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October 23, 2004
Bang Bang Maxwell's Silver Ecomonic Model of Copyright Comes Down on First Monday
Terrence Maxwell has a new article in First Monday (Is Copyright Necessary?) attempting to model the effects of different copyright policies historically and into the future (e.g. authors wanting high-protection copyright vs. the public wanting low-protection copyright). His models are fairly abstract and complex (see image below), but his results are interesting:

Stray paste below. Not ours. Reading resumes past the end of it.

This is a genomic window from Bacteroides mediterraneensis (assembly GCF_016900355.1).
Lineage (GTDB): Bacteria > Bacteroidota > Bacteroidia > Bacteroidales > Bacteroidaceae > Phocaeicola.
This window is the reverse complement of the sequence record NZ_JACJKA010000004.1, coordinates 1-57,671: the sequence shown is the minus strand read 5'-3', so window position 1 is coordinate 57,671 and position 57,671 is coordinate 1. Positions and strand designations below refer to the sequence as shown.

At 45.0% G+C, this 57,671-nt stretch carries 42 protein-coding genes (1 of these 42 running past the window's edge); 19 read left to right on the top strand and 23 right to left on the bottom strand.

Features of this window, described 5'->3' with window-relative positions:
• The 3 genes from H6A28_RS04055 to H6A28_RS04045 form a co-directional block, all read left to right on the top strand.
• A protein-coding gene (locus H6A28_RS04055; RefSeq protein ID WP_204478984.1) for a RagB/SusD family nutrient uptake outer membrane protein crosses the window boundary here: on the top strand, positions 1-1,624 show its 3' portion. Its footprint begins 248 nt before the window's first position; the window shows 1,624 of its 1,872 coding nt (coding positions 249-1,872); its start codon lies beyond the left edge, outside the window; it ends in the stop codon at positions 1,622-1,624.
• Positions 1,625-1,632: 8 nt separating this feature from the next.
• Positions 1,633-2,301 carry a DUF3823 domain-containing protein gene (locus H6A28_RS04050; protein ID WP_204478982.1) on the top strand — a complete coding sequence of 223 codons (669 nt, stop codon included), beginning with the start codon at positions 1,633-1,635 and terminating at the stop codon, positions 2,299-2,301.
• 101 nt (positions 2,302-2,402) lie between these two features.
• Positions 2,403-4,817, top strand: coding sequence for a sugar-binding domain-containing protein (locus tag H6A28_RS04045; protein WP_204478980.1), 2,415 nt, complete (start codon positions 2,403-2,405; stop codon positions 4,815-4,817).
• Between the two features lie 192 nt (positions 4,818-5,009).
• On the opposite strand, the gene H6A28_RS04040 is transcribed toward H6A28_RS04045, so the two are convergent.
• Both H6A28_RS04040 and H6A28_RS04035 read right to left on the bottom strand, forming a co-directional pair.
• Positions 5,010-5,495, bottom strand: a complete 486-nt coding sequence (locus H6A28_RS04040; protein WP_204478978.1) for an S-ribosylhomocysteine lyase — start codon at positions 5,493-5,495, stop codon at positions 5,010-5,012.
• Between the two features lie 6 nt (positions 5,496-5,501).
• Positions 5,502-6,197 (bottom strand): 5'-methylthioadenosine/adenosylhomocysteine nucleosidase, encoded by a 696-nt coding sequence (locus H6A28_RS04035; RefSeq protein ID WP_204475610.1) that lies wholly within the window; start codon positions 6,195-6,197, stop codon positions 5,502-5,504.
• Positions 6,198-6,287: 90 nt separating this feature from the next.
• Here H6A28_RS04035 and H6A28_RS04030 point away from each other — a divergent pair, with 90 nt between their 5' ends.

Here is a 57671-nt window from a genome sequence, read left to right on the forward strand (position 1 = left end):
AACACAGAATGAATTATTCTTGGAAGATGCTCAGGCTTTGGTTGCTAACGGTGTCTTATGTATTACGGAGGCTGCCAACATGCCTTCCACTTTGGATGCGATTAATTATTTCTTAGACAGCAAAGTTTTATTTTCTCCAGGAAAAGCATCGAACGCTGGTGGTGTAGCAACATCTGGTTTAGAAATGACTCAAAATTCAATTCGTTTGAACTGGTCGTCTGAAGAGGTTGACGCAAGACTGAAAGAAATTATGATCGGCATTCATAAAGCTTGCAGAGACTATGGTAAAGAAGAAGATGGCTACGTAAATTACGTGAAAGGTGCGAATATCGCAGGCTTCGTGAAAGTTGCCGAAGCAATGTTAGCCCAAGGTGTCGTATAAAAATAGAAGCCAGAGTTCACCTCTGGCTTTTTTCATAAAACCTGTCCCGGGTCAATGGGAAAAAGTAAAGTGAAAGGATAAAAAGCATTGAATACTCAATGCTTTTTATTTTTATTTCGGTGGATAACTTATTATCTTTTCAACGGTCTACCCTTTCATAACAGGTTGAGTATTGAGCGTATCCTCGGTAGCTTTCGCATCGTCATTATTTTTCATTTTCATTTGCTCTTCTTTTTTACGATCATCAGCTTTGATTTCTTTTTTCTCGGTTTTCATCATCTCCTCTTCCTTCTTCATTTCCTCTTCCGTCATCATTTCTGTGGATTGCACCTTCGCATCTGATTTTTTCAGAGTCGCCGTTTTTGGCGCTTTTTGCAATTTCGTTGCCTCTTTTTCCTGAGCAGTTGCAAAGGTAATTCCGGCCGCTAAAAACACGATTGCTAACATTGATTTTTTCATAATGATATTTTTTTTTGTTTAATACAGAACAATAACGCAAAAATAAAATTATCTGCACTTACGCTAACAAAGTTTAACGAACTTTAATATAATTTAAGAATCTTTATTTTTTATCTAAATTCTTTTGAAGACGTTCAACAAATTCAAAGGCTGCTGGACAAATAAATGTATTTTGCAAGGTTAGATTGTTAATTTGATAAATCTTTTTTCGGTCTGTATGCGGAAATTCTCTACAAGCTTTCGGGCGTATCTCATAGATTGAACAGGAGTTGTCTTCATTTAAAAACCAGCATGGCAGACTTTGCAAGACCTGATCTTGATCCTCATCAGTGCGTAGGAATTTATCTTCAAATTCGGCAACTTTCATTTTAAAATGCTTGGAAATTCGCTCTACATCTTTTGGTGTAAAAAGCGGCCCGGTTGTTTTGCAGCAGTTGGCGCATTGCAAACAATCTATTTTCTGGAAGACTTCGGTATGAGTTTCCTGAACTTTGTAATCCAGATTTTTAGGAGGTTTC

As indicated in the table, the desired policies of authors, publishers and public domain advocates produce very different outcomes in a 100year simulation, some of which run counter to the protagonists stated goals. For instance, while the authors position led to the largest number of authors, it also generated the lowest sales figures, and the fewest number of volumes published. This indicates that the demand for new volumes from authors was the lowest among the three options, and points to a greater level of competition among authors seeking publication. Similarly, while the reader position generated the highest level of sales, the greatest number of different volumes, and the lowest cost for books, it also severely constrained the number of authors. This means that while a greater number of volumes would be available, diversity in authorship would be curtailed. This, in turn, would tend to diminish the likelihood of variety in information products.
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